Background and Purpose — Several reports have linked chiropractic manipulation of the neck to dissection or occlusion of the vertebral artery. However, previous studies linking such strokes to neck manipulation consist primarily of uncontrolled case series. We designed a population-based nested case-control study to test the association.
Methods — Hospitalization records were used to identify vertebrobasilar accidents (VBAs) in Ontario, Canada, during 1993–1998. Each of 582 cases was age and sex matched to 4 controls from the Ontario population with no history of stroke at the event date. Public health insurance billing records were used to document use of chiropractic services before the event date.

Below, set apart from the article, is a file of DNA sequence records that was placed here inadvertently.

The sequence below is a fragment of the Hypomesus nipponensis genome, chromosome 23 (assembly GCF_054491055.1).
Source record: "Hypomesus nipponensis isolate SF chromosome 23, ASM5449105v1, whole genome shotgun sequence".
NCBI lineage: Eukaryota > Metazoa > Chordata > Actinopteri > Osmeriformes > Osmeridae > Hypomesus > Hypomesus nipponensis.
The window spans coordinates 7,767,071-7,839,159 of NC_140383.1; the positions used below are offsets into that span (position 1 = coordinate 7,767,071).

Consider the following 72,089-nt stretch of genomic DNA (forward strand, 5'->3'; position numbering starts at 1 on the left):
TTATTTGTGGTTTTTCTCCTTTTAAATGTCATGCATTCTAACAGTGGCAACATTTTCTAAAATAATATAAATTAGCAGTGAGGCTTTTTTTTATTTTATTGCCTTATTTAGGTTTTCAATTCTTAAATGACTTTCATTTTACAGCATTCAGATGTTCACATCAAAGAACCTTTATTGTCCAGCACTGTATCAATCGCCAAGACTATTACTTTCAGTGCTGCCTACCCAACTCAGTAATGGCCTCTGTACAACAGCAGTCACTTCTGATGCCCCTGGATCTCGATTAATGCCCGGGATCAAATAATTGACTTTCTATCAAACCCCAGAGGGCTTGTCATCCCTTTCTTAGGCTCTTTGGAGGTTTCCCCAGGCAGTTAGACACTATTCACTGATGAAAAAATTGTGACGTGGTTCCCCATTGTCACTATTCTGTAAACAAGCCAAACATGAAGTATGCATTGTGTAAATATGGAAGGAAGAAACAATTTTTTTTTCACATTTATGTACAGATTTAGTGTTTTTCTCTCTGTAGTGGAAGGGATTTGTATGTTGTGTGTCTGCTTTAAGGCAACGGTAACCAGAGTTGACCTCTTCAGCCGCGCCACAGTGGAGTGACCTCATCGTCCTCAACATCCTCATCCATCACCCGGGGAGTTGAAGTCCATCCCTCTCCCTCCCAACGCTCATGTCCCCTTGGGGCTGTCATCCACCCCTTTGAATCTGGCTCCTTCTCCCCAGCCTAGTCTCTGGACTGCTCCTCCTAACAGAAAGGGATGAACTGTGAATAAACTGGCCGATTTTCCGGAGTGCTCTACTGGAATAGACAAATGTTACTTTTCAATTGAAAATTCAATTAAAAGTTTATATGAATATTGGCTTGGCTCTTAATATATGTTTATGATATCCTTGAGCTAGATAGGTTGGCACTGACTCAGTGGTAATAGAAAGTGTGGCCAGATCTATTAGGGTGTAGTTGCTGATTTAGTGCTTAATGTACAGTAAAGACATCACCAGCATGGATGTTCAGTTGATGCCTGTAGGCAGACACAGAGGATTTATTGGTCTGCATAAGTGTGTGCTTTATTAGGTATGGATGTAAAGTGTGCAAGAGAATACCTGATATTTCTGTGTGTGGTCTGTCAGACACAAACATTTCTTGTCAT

Results — Results for those aged <45 years showed VBA cases to be 5 times more likely than controls to have visited a chiropractor within 1 week of the VBA (95% CI from bootstrapping, 1.32 to 43.87). Additionally, in the younger age group, cases were 5 times as likely to have had ≥3 visits with a cervical diagnosis in the month before the case’s VBA date (95% CI from bootstrapping, 1.34 to 18.57). No significant associations were found for those aged ≥45 years.
Conclusions — While our analysis is consistent with a positive association in young adults, potential sources of bias are also discussed. The rarity of VBAs makes this association difficult to study despite high volumes of chiropractic treatment. Because of the popularity of spinal manipulation, high-quality research on both its risks and benefits is recommended.
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